Merkel said at a media conference in Munich that “the algorithms must be made public, so that one can inform oneself as an interested citizen on questions like: what influences my behaviour on the internet and that of others?”
Merkel cautioned that social media users often only read information that seems to confirm their own opinions or that is recommended by like-minded people.
“That is a development that we need to pay careful attention to,” she said, stressing that such behaviour poses a threat to the essential democratic capability of being able to confront one’s own opinions with opposing ideas.
“The big internet platforms, via their algorithms, have become an eye of a needle which diverse media must pass through [to reach users],” she said, without specifically naming Facebook or Google. This fact poses an existential threat to other media outlets, she added.
The increasing polarization of politics, exemplified by the rise of Donald Trump, populist movements in Europe and the Brexit vote in the UK, have led to growing concern about so-called filter bubbles.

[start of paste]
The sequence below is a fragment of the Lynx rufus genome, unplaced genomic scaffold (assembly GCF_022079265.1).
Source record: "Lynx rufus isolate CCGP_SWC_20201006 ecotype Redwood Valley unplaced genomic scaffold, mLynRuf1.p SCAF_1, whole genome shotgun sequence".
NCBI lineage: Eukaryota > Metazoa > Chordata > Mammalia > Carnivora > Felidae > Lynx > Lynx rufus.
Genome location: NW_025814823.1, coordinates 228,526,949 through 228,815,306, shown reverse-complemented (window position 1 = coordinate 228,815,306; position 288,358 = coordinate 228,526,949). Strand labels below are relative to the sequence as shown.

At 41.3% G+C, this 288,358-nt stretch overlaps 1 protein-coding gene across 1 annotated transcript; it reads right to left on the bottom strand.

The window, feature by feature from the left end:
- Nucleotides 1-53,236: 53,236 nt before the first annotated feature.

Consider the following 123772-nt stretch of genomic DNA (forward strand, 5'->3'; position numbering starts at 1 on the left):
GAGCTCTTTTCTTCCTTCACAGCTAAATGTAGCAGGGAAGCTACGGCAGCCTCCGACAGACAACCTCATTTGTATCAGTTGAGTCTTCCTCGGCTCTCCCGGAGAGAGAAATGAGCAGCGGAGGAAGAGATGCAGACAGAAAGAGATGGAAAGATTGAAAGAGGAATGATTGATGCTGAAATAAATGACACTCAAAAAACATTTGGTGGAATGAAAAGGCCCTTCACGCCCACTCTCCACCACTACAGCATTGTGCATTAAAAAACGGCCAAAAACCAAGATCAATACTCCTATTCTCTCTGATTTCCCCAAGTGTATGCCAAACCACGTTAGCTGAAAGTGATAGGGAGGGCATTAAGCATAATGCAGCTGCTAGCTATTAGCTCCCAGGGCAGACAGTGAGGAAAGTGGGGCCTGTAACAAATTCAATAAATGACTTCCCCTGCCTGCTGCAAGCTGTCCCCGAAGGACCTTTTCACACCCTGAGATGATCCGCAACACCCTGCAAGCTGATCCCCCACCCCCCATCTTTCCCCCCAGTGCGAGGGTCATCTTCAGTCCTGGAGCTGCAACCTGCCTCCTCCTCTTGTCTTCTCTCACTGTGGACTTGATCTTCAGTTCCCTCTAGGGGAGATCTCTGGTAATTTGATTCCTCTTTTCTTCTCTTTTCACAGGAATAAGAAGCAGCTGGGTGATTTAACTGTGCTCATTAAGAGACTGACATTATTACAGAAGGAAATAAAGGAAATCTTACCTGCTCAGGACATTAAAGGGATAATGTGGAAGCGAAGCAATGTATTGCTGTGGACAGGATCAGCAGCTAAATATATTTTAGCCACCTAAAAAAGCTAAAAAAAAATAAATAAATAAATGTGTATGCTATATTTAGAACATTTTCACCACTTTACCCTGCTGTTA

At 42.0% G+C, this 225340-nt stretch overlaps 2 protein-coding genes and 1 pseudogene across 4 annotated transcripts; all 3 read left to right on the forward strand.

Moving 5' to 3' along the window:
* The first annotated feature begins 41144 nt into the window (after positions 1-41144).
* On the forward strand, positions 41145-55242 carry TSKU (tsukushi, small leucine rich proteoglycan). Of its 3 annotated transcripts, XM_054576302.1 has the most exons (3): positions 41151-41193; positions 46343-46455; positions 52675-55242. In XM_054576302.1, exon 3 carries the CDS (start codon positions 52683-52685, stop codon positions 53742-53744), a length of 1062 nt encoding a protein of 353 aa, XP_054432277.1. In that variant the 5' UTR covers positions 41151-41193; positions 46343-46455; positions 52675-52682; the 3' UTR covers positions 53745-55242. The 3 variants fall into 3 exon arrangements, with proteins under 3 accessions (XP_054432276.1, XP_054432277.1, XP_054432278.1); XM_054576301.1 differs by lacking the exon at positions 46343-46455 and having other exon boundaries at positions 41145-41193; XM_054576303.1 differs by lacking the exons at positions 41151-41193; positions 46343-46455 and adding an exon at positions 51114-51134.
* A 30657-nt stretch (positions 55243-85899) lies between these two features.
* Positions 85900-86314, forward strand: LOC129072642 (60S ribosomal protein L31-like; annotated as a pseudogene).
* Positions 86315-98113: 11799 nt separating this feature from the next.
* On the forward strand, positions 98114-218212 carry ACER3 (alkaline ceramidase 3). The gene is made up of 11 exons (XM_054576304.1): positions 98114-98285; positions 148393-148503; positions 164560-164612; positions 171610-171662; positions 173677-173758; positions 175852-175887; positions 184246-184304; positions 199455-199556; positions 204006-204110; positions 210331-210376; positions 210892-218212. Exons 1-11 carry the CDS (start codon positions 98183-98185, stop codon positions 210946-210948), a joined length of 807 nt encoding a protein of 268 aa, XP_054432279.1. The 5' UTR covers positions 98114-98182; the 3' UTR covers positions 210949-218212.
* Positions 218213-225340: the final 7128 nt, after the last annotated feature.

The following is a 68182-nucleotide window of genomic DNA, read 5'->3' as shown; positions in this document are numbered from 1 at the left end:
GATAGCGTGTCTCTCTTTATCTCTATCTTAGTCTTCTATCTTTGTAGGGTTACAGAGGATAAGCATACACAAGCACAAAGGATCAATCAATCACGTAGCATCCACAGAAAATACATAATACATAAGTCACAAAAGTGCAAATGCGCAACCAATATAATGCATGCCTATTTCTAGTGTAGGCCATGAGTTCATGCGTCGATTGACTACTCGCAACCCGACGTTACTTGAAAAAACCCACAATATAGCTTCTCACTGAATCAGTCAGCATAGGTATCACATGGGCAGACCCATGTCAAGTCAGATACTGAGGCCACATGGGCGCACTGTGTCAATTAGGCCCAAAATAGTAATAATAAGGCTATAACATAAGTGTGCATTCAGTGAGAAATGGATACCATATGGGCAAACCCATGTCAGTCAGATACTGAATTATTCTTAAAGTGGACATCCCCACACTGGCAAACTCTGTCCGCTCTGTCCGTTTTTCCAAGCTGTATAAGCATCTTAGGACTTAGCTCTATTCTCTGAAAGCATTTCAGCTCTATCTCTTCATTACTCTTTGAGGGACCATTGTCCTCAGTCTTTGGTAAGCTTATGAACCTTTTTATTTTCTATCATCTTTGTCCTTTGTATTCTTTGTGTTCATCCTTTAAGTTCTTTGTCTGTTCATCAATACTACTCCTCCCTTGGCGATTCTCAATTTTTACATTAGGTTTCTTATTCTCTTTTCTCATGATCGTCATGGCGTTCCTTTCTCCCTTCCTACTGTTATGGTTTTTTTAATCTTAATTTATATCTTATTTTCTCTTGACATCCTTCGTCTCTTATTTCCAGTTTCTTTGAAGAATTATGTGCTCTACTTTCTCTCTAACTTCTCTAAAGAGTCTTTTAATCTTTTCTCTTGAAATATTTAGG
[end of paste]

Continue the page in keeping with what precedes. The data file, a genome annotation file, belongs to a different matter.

The term, coined by activist Eli Pariser, refers to the algorithms on social media sites and search engines that show users information based on things they have previously liked or searched for. As a result, many people who follow news in social media are exposed to a world view similar to their own, without being shown opposing views.
US President Barack Obama's former social media manager is among those to express concern about the effect of filter bubbles on democracy.
“More likely than not, you get your news from Facebook. Forty-four percent of US adults get news on the site, and 61 percent of millennials get their news from Facebook. If that doesn’t frighten you, you don’t know enough about Facebook’s algorithm,” Caleb Gardner said in a speech at Northwestern University in Illinois earlier in October.
“If you have a parent who's a Trump supporter, they are seeing a completely different set of news items than you are.”
Facebook CEO Mark Zuckerberg has dismissed concerns about filter bubbles, arguing that research shows social media expose people to more diverse views than traditional media.
“Facebook is actually, and social media in general, are the most diverse forms of media that are out there,” he said in May.